- Pharmacology. potassium bromide, known to produce central nervous system depression, formerly used as a sedative.
- a platitude or trite saying.
- a person who is platitudinous and boring.
Origin of bromide
Examples from the Web for bromide
He was adept at deflecting a direct question with an anecdote or a bromide presented as a confidence.Richard Holbrooke's Brilliant Drive
December 13, 2010
That first night we had to give her bromide, and she woke very miserable.Lotus Buds
He did so, and gave me daily a teaspoonful of bromide of potassium.Memoirs
Charles Godfrey Leland
"You'd better take a few doses of bromide," said the detective brusquely.The Shrieking Pit
Arthur J. Rees
How could you distinguish between a chloride, a bromide, and an iodide?An Elementary Study of Chemistry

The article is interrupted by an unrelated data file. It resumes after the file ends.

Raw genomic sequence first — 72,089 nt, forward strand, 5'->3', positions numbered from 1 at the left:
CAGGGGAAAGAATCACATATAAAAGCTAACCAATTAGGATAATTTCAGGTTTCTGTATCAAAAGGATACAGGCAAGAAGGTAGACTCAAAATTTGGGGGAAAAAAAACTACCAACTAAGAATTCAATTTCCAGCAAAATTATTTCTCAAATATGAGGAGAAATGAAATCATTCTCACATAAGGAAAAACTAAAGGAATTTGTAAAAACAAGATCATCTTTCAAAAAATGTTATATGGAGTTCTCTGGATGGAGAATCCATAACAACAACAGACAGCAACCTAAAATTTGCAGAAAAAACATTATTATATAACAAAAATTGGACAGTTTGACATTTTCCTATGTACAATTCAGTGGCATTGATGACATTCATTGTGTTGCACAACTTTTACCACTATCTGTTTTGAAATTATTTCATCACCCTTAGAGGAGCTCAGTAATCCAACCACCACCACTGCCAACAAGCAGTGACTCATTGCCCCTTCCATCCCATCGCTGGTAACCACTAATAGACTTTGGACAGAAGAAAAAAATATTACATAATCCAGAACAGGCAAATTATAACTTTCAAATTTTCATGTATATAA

The first of these is the bleach, or oxidizing mixture of bromide and ferricyanide.Bromide Printing and Enlarging
John A. Tennant
- any salt of hydrobromic acid, containing the monovalent ion Br – (bromide ion)
- any compound containing a bromine atom, such as methyl bromide
- a dose of sodium or potassium bromide given as a sedative
- a trite saying; platitude
- a dull or boring person
Word Origin and History for bromide
compound of bromine and another metal or radical, 1836, from bromine, the pungent, poisonous element, + -ide. Used as a sedative; figurative sense of "dull, conventional person or trite saying" popularized by U.S. humorist Frank Gelett Burgess (1866-1951) in his book "Are You a Bromide?" (1906). Related: Bromidic.
- A binary compound of bromine with another element, especially a salt containing monovalent negatively charged bromine.
- Potassium bromide.
- A compound, such as potassium bromide, containing bromine and another element or radical.